A few weeks back, we posted images from Kay Nielsen's beautiful book, The Twelve Dancing Princesses. Today, we are posting images from Nielsen's greatest book, East of the Sun and West of the Moon. Glancing through these images, I think you will be reminded of color schemes and design elements used in animated features over the years.
It is very difficult to scan these fragile old illustrated books without damaging the bindings. I'm happy to do it if people are benefiting from these postings. If you are, please let me know by posting to the comments link below. I would appreciate knowing which of our postings have most useful to you. Please comment on the appropriate page and link to your own sketches that have been inspired by our postings. This blog is yours.
The ASIFA-Hollywood Animation Archive is at the disposal of artists, so if there are specific things that would help you in your work, let me know by emailing me at email@example.com, and if we have any material that fits your needs, I will prioritize digitizing it.
Kay Nielsen was born in Copenhagen, Denmark in 1886. His first success as an illustrator came with the book we digitized for inclusion in our media database today... "The Twelve Dancing Princesses". Nielsen differed from his contemporaries, who were steeped in the European tradition, by following the lead of artists from the art nouveau movement like Aubrey Beardsley, as well as Persian and Asian art.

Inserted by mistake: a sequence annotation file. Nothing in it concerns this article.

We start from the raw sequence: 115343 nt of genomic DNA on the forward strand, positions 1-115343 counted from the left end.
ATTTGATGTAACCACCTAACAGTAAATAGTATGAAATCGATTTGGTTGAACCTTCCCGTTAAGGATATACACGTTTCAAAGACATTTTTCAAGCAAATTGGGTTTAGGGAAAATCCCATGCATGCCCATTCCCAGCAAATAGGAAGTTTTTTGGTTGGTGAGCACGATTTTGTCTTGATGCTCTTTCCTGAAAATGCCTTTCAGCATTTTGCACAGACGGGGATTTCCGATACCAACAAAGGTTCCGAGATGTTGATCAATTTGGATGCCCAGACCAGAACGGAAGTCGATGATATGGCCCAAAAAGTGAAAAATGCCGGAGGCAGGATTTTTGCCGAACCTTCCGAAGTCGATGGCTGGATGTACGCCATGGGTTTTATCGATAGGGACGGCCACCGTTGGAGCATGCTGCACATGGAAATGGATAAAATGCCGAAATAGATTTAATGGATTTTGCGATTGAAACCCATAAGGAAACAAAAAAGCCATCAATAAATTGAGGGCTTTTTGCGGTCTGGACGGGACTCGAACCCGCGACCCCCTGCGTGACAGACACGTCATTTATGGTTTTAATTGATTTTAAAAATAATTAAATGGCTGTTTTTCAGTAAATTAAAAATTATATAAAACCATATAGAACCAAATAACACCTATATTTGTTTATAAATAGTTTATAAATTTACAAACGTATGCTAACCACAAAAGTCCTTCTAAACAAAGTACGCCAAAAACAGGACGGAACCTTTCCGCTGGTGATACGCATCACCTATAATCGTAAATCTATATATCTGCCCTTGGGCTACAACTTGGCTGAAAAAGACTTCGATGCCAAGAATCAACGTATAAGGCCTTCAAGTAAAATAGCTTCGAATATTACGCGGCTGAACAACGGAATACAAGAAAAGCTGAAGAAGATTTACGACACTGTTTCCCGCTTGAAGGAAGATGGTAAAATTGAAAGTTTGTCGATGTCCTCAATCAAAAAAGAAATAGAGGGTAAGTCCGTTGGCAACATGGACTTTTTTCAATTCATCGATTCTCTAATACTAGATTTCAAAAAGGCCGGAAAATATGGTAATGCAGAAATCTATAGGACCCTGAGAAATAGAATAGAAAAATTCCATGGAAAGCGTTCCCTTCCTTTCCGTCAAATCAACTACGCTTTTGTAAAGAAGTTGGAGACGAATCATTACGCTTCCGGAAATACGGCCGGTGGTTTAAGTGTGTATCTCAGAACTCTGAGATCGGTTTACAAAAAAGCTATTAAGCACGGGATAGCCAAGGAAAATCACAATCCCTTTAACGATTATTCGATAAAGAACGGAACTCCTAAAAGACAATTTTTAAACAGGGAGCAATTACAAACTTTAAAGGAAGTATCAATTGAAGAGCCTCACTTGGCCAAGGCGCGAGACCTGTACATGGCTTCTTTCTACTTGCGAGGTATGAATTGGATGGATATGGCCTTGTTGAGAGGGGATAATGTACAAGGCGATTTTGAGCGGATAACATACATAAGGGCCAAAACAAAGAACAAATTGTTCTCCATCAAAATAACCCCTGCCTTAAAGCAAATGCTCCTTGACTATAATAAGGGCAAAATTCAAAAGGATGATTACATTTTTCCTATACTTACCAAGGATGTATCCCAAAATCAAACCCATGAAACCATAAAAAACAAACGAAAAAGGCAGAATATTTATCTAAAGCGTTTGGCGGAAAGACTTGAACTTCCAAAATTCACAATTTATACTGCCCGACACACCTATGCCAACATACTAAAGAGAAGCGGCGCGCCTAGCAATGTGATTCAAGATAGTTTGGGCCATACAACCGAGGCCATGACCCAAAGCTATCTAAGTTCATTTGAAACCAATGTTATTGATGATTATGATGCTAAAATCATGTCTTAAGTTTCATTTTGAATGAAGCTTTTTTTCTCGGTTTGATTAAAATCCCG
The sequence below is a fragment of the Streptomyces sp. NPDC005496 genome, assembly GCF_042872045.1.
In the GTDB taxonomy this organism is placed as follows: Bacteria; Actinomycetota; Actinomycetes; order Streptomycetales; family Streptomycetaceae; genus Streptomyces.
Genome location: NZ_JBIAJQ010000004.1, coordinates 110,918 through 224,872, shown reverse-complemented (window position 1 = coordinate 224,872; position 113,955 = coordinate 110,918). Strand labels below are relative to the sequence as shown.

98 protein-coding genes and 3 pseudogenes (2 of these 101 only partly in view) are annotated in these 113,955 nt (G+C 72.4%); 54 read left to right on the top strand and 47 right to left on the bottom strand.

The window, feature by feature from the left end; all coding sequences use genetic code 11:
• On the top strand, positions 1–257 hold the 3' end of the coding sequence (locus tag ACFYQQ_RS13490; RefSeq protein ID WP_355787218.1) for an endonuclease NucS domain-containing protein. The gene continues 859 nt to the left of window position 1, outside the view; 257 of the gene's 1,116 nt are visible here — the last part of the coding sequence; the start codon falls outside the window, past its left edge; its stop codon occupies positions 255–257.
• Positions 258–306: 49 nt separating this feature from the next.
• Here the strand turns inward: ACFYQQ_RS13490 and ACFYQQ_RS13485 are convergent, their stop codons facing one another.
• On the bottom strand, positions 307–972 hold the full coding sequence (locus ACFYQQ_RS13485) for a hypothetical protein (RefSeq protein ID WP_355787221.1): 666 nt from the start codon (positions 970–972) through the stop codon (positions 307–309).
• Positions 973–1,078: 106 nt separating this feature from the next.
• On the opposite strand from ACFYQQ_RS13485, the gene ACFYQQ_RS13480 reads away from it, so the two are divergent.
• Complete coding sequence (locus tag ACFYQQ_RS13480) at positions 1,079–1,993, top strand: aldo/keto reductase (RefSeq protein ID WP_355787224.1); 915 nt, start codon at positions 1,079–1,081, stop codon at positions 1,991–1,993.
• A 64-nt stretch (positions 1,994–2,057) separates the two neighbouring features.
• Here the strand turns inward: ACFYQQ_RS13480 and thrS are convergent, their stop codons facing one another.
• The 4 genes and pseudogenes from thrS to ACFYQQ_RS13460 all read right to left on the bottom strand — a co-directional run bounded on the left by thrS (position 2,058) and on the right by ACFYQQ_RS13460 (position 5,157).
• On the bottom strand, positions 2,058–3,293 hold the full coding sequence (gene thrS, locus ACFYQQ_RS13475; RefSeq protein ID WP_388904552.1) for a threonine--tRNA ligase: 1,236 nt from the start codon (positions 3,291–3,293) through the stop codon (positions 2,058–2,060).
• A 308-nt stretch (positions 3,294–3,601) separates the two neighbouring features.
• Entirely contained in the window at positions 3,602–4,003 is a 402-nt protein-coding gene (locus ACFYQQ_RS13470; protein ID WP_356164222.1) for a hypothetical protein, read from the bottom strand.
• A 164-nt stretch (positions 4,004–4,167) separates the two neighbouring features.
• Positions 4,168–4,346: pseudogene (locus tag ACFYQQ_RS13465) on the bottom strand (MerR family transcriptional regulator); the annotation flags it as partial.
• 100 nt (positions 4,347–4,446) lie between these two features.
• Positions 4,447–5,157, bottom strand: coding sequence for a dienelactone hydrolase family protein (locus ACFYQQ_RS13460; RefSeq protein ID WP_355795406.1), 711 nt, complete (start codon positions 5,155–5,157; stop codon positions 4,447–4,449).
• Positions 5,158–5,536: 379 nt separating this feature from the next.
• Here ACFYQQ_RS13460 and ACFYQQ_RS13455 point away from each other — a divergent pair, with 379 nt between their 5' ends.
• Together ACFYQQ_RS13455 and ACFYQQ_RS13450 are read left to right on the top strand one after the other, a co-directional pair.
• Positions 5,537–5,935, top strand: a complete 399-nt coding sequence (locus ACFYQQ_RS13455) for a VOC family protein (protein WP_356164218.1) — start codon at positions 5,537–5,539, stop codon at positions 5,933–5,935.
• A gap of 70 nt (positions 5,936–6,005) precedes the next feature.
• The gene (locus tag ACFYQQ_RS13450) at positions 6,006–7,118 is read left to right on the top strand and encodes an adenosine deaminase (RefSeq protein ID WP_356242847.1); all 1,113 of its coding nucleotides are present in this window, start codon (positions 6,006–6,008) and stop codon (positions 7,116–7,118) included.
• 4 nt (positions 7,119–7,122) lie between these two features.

Nielsen's interests shifted from book illustration to design for the theater; and in 1936, he was brought to Los Angeles to design a production at the Hollywood Bowl. He decided to join the Disney Studios as a concept artist and made a significant contribution to "Fantasia". In fact, you can see early precursors of the designs for the Pastoral Sequence in a couple of the illustrations from "Twelve Dancing Princesses" below.
The ASIFA-Hollywood Animation Archive was fortunate to obtain a first edition of "Twelve Dancing Princesses" to digitize. The vivid colors and sharp details in this vintage book do justice to Nielsen's genius better than the fuzzy, faded reproductions in later collections do.
Nielsen's pen and ink drawings are just as beautiful as the color illustrations. If you would like to see all the images from this book, stop by the ASIFA-Hollywood Animation Archive anytime during office hours.